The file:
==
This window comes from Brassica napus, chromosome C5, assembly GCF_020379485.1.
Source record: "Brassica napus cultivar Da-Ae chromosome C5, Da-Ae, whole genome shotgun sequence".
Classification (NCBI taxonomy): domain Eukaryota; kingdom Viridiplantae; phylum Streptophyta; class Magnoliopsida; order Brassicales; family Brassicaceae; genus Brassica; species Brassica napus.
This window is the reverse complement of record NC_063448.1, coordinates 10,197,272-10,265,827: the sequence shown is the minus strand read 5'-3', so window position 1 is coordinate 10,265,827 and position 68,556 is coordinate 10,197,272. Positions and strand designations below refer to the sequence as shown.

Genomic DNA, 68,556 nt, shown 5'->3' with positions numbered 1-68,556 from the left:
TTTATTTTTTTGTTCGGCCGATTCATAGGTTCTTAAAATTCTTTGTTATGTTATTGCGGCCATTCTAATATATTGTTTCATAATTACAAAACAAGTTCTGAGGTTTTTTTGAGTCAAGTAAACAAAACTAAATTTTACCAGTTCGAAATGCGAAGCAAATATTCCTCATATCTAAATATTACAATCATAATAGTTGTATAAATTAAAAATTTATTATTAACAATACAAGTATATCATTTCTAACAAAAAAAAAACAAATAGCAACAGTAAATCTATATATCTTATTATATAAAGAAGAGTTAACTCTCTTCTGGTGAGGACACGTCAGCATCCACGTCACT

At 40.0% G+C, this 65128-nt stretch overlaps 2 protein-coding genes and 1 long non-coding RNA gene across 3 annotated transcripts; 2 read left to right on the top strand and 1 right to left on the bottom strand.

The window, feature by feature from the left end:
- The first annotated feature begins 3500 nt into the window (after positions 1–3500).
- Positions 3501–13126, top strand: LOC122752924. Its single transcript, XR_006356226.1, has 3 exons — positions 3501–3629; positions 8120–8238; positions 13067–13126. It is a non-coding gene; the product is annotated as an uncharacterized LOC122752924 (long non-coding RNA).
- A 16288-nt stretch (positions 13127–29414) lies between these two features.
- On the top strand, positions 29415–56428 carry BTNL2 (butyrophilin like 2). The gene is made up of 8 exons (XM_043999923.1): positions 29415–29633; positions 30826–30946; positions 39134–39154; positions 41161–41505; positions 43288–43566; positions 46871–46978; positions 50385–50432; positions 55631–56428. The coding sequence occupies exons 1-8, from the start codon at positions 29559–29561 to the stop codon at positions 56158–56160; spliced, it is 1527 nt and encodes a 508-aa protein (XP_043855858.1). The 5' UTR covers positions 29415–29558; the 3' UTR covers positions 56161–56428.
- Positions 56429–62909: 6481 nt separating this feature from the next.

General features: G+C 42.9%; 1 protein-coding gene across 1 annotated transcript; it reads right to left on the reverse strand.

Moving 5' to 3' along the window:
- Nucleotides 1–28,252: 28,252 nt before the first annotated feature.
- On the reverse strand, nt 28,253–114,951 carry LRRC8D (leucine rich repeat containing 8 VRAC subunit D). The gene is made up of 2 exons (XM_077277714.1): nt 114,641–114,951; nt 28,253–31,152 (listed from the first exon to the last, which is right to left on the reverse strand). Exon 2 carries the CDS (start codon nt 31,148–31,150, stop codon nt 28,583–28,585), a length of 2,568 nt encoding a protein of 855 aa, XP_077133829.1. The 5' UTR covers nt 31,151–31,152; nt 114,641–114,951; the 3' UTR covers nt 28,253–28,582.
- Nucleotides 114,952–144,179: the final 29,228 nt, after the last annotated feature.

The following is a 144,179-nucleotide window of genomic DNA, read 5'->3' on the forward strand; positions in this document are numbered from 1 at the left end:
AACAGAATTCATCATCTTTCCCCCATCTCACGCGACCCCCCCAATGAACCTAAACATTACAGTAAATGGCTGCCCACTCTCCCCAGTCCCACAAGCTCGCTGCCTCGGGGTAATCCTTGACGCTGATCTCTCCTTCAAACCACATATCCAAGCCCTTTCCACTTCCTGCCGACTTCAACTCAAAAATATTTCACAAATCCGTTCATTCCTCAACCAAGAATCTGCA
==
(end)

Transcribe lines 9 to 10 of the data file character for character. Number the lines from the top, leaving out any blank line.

- The first annotated feature begins 3500 nt into the window (after positions 1–3500).
- Positions 3501–13126, top strand: LOC122752924. Its single transcript, XR_006356226.1, has 3 exons — positions 3501–3629; positions 8120–8238; positions 13067–13126. It is a non-coding gene; the product is annotated as an uncharacterized LOC122752924 (long non-coding RNA).